Once upon a time, somebody, probably one of those evil goblin bankers from Gringotts, thought it would be a good idea for students to finance their education with debt. We know they were evil* because they got the government to (1)guarantee most of the debt and (2)permanently enslave those who could not pay.
This led to a vast proliferation of for profit colleges, and others, like law schools, not officially for profit but rackets nonetheless. The result probably should have been predictable: an army of heavily indebted young people ($1.2 trillion or so) who mostly lack skills in enough demand to allow them to pay back those loans. Consequently, they are poorly positioned to start a family, buy a house, found a business, etc.
Of course many of these students got degrees in subjects that ought to be reserved for the independently wealthy: art, theater, philosophy, classical literature, ethnic studies and so on. Chat up your waiter next time you go to a mid level restaurant. He or she probably has a PhD in French Literature or an MFA in some damn thing.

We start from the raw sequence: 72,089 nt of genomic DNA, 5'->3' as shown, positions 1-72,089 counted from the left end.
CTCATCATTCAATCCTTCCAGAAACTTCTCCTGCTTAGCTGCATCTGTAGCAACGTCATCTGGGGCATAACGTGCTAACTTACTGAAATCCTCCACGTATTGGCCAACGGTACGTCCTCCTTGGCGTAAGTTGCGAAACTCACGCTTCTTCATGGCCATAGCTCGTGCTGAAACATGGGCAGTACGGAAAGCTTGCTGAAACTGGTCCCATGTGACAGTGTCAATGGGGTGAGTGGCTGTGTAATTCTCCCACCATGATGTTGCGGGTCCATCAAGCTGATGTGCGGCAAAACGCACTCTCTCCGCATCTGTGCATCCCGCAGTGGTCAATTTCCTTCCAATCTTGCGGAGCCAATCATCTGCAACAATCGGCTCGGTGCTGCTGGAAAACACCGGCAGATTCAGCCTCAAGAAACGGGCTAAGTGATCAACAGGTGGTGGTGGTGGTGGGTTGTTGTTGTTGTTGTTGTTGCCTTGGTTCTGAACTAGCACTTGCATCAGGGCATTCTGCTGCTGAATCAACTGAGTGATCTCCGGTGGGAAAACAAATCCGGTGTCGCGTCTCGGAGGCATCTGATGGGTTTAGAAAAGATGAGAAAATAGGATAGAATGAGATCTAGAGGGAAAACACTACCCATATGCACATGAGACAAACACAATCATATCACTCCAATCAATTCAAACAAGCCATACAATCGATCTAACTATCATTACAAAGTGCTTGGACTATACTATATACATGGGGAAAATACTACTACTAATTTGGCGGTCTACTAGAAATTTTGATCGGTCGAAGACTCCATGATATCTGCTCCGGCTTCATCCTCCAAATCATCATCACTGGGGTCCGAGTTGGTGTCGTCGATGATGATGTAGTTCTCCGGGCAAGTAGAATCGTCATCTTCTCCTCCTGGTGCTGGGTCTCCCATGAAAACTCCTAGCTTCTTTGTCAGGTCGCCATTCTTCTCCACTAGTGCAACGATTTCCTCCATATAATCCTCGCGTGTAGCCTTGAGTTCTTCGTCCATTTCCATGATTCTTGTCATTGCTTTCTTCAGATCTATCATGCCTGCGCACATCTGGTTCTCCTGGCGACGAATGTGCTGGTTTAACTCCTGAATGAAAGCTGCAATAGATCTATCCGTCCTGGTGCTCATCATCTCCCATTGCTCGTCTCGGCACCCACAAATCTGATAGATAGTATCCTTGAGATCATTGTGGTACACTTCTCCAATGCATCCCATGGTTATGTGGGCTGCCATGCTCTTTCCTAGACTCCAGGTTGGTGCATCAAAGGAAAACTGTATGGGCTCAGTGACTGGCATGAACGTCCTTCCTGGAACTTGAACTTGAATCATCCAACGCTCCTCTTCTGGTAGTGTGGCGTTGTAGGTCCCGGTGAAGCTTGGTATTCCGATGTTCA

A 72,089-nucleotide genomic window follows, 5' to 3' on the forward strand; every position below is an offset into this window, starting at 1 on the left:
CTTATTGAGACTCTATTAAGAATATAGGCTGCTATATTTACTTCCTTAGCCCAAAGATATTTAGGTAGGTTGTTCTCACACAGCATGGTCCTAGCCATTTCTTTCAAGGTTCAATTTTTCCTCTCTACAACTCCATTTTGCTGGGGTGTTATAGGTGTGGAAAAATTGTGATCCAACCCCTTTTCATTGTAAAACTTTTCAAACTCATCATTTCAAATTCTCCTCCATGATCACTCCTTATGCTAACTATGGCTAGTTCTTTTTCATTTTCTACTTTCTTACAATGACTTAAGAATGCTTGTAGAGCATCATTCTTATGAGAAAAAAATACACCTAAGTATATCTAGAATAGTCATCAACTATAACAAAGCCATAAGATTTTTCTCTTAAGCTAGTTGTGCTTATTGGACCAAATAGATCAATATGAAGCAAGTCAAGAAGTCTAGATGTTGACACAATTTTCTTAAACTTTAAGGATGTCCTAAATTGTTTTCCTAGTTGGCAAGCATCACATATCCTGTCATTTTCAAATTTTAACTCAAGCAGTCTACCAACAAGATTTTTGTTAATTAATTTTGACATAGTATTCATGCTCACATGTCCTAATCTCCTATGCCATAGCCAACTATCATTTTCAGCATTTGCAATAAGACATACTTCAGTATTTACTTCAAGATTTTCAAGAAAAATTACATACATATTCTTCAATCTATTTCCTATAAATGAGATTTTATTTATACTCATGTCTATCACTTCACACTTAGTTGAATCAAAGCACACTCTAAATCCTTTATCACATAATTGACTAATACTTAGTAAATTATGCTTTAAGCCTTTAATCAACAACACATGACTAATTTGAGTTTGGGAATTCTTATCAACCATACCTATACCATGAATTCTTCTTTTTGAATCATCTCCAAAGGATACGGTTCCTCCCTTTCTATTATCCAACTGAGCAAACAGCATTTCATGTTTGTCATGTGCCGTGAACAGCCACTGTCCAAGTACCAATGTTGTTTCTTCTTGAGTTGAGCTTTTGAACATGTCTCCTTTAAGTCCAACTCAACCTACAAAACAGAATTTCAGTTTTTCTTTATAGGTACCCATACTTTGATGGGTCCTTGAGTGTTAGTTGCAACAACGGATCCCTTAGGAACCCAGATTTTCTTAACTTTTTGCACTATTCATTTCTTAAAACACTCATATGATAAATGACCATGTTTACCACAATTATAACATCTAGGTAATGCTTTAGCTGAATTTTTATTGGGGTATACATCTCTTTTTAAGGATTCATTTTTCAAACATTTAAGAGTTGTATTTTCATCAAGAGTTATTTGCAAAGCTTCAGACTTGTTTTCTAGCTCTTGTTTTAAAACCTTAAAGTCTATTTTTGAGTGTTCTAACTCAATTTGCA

I got my PhD (physics) at the height of the 1970's physics boom - that is, shortly after it became clear that there were way too many physicists and anybody with any sense decided to study EE or become a hippie drug dealer. After I graduated, PhD production plummeted for a decade or so, but physics departments eventually figured out that they could replace no longer gullible Americans with foreigners. Thanks to research and teaching assistantships, though, we were mostly debt free.
I and my classmates all eventually got jobs, though hardly any in the one area we were actually trained for, university professorships. It turned out, at least then, that physics PhDs usually had some useful collateral skills.
It seems now, though, that even this century's golden ones, PhDs in computer science, are seeing declining salaries.
Education is no longer a sure fire path to a comfortable life, but it still seems better than most of the alternatives. *If further proof was needed.